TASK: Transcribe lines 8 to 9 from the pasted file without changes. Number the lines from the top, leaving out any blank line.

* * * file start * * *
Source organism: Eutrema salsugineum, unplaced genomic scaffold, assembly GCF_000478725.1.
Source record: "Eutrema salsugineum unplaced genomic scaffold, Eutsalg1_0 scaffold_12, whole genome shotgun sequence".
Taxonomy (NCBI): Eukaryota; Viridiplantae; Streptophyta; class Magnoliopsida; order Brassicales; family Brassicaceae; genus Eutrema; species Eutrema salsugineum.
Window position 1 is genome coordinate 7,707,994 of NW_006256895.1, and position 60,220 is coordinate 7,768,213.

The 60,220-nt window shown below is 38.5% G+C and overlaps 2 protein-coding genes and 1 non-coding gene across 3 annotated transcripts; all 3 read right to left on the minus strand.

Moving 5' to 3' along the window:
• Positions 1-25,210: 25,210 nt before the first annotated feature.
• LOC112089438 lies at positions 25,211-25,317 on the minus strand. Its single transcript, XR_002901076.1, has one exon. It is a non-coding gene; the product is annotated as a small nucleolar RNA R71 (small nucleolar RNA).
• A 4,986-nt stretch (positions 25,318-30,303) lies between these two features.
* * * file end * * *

• LOC112089438 lies at positions 25,211-25,317 on the minus strand. Its single transcript, XR_002901076.1, has one exon. It is a non-coding gene; the product is annotated as a small nucleolar RNA R71 (small nucleolar RNA).
• A 4,986-nt stretch (positions 25,318-30,303) lies between these two features.